Money matters

Yikes… I’m usually not averse to a bit of market volatility. After a certain number of years’ investing you learn to shrug off the apparent evaporation overnight of hefty-sounding amounts of your paper wealth. “Some have the speed and the right combinations, but if you can’t take the punches, it don’t mean a thing” (Warren Zevon).  The days following 9/11, the depths of the SARS panic and the plunge in markets and indicators like Asian export volumes in 2008/09 were all excellent buying opportunities for those of us who could keep their heads and stomachs together. The Chinese word for crisis does not, as a million bores believe, combine the characters for danger and opportunity – but it would be great if it did because we may now be heading for the really Big One, which will put the others in the shade.

At least that’s the impression you get if you read sites like Zerohedge. If you thought Europe would get over its problems once Chancellor Angela Merkel accepted that every German family has to adopt a non-live-in Greek for the next few years, try their apocalyptic vision of contagion and markets pulling the plug on the whole of the north Mediterranean littoral, plus Ireland and Belgium. Add to that similarly nightmarish pictures of Mainland Chinese cities running up trillions of Yuan in debts after splurging on white elephant infrastructure projects, and you hardly have enough time left to think about the US, where the economy is in such fine shape that the most pressing issue is the right of the people to keep and bear light bulbs that waste 95% of the energy they consume.

Zerohedge is basically the Blair Witch Project for people who are into economics and money; if you don’t want to be frightened for a kick, or tempted into burying bars of gold in the woods, don’t look at it. There are plenty of calmer and more restful sources of opinion; Hong Kong’s very own Quamnet is unflappable and usually cautiously optimistic about life in general, thanks to an almost Zen-like lack of concern about the mayhem going on out there in the big wide world, over which our own little corner of paradise will surely float, unharmed, with its P/E ratios remaining not too demanding and its dividend yields rather attractive.

Which brings us to the subject of bargain-hunting. Fashion chain Esprit (330)? Professionally run – something I am a bit old-fashioned about – and recently subject to what looks like panic selling to the point it could be considered undervalued. Their clothes designs strike me as tiresome, but what do I know about that? The upside is Mainland expansion and the Chinese consumer story. The downside is their core traditional customer base: Northern Europeans, shortly to be diverting their spare spending cash to keep less fortunate neighbours in moussaka and ouzo. Unless…

Click to hear Warren Zevon’s ‘Boom Boom Mancini’!

This entry was posted in Blog. Bookmark the permalink.

3 Responses to Money matters

  1. Al says:

    Hmmm….well, I don’t know about fancy-schmancy Cantonese, but in Japan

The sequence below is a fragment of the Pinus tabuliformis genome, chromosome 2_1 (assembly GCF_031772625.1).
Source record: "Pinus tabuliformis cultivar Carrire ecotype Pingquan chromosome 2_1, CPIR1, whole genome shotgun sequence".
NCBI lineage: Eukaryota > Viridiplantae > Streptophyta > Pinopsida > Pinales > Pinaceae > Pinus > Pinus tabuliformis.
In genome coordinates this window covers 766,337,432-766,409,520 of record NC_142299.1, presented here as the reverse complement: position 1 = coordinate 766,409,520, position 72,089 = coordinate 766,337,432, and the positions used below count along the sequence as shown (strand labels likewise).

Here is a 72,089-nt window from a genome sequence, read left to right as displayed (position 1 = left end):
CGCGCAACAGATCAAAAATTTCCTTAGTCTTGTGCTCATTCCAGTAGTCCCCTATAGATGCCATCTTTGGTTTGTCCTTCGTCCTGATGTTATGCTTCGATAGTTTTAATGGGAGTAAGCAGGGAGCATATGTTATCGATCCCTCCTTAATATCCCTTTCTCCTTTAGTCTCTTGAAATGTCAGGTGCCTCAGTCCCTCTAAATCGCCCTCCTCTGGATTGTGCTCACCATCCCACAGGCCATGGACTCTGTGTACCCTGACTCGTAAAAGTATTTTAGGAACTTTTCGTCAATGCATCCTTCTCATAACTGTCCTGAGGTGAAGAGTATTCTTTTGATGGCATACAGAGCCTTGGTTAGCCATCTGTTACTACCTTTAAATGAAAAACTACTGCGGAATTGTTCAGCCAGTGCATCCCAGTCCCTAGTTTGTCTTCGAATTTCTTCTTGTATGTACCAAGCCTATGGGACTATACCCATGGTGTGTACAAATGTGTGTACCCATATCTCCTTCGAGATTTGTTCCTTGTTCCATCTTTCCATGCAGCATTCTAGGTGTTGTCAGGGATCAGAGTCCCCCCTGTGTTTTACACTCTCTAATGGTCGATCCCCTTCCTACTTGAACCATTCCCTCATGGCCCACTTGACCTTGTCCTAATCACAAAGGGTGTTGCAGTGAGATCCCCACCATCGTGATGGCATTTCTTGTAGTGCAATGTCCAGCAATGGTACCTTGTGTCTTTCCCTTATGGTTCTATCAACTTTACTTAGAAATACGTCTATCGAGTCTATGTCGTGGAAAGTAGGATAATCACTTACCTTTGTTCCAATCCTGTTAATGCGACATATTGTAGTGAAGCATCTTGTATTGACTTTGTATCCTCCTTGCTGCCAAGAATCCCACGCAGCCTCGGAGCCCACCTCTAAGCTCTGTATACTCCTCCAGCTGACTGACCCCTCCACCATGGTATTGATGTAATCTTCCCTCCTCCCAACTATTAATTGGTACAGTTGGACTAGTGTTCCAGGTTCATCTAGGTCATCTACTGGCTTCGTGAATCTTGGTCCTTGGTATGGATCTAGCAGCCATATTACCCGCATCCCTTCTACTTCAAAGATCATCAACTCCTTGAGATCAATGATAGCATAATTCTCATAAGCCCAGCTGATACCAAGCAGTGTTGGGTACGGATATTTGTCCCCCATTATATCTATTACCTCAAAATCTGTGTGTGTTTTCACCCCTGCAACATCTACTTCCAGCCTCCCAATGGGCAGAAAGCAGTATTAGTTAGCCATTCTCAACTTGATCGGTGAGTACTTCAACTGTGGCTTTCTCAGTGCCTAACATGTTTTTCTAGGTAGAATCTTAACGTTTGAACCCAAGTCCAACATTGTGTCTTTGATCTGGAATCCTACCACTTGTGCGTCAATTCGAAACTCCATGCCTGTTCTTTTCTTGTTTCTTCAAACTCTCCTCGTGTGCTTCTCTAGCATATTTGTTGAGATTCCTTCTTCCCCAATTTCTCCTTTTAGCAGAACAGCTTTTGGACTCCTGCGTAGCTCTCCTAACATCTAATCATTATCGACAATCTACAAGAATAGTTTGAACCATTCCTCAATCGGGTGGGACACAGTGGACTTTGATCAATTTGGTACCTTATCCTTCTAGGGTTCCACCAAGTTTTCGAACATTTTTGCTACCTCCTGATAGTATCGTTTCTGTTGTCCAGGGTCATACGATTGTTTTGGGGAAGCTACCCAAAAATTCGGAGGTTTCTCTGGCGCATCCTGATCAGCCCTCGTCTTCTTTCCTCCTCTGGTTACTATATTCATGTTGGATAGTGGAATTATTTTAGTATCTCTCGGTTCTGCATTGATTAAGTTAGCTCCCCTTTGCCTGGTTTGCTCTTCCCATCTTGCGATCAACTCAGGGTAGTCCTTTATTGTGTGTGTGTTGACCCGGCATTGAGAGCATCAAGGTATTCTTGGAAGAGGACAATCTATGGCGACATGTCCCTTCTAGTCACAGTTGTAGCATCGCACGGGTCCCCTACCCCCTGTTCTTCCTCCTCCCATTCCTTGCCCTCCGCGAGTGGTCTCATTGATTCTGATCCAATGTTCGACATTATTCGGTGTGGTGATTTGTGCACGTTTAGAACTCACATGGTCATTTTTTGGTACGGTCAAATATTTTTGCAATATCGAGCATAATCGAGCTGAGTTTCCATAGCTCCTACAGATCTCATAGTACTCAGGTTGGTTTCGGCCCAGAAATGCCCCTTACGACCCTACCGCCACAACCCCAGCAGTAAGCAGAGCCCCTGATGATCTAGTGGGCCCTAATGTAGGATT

危機 is crisis, with 危 = danger and 機 can mean opportunity depending on context.

    But yes, trying to divine meaning from combinations is a bad idea.
    Did you know that the roots of “carpet” are “car” and “pet”? Like, a carpet is a conveyance mechanism for pets. Ancient western wisdom.

  2. Real Tax Payer says:

    Hmmm…. not many comments today . Maybe everyone was floored by the Blair Witch thing.

    So here’s my 10 cent worth.

    Back in 1988 , which was a Dragon year, one of my Chinese staff reminded me that the Dragon can flick its tail at the end of its year with very unpredictable results : both good, but more often bad , ergo the 1989 “event(s)” ( Actually the economic problems in China which sparked off the events of 1989 – viz huge inflation – were already evident by end of 1988 , but supressed )

    Likewise at the end of the next Dragon year in 2000 . The dot com boom was bubbling, despite the tail end of the Asian Financial Crisis… everything was set for a monster crash and the dotcom boom peaked in March 2000 (according to Wikipedia) . Then came the crash, and 9/11 was the last straw ( + SARS for HK )

    2012 is the next Dragon year ( and a Water Dragon at that = Crocodiles ? ) . So I am predicting a very turbulent 2013 !

    May the ( Chinese) gods protect whoever is chosen to lead HK at that time . And let’s ‘pray’ to those gods it’s not the horse : he would witlessly lead us nose-first into the Dragon’s jaws.

    (PS : the world is expected to end on 21 dec 2012 according the Mayan calendar, so perhaps none of us will be around to see 2013)

  3. Probably says:

    The whole euro-diasater thing can be linked directly back to excessive public sector spending (primarily upon themselves and their own pension funds). In the UK for example, the majority of public sector employees get both an inflationary and a merit pay rise which makes a mockery of any governments claim to increase public spending by at least the rate of inflation – the only thing that ends up suffering is the front line services. Despite this protectioninsm these civil (self-serving) servents are the only people in the UK to still have index linked pensions!
    One would like to think that Eurpoean politicians will now realise this is a fundementally flawed model for an economy (despite the otherwise advice of their own Sir Humphreys) . There is obviously a salutary lesson there to be learnt for both HK and China and I seriously worry that the current sorry retinue of HK politicians really don’t get it.

Leave a Reply

Your email address will not be published. Required fields are marked *